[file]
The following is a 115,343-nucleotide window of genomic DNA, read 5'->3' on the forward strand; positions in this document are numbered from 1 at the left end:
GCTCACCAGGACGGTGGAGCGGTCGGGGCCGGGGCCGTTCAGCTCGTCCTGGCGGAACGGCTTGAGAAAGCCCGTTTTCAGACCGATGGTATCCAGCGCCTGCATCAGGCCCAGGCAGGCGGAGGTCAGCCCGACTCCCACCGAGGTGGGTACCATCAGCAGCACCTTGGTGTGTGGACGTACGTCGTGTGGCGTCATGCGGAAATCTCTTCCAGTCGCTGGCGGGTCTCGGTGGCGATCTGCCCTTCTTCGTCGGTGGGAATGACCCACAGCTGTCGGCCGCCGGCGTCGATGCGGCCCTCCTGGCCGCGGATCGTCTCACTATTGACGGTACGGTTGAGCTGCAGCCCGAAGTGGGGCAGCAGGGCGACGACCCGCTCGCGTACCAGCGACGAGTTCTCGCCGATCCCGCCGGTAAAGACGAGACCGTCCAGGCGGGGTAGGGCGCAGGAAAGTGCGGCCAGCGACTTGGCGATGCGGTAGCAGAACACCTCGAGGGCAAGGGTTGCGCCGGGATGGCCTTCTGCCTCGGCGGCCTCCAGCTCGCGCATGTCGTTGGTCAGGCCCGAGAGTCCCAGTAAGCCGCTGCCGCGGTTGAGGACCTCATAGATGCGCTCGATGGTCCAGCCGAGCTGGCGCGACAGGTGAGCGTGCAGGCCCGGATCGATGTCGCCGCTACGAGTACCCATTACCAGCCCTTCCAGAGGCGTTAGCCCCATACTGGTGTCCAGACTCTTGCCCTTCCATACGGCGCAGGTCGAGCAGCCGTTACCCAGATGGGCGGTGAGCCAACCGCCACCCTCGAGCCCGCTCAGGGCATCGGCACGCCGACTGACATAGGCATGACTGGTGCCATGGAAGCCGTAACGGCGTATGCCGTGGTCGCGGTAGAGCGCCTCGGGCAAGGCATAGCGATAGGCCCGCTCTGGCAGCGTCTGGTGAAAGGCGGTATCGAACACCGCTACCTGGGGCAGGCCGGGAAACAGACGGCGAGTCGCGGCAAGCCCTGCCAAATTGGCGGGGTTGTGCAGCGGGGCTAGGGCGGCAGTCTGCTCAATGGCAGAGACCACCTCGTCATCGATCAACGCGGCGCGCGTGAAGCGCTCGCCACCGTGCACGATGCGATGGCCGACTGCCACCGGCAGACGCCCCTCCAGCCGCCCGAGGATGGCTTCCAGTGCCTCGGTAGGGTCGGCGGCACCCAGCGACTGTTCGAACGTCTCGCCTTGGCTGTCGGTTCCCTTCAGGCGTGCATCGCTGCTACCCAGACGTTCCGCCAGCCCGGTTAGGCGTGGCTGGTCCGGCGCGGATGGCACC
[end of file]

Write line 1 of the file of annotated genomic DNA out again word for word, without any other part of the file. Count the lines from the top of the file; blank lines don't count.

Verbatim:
The following is a 115,343-nucleotide window of genomic DNA, read 5'->3' on the forward strand; positions in this document are numbered from 1 at the left end: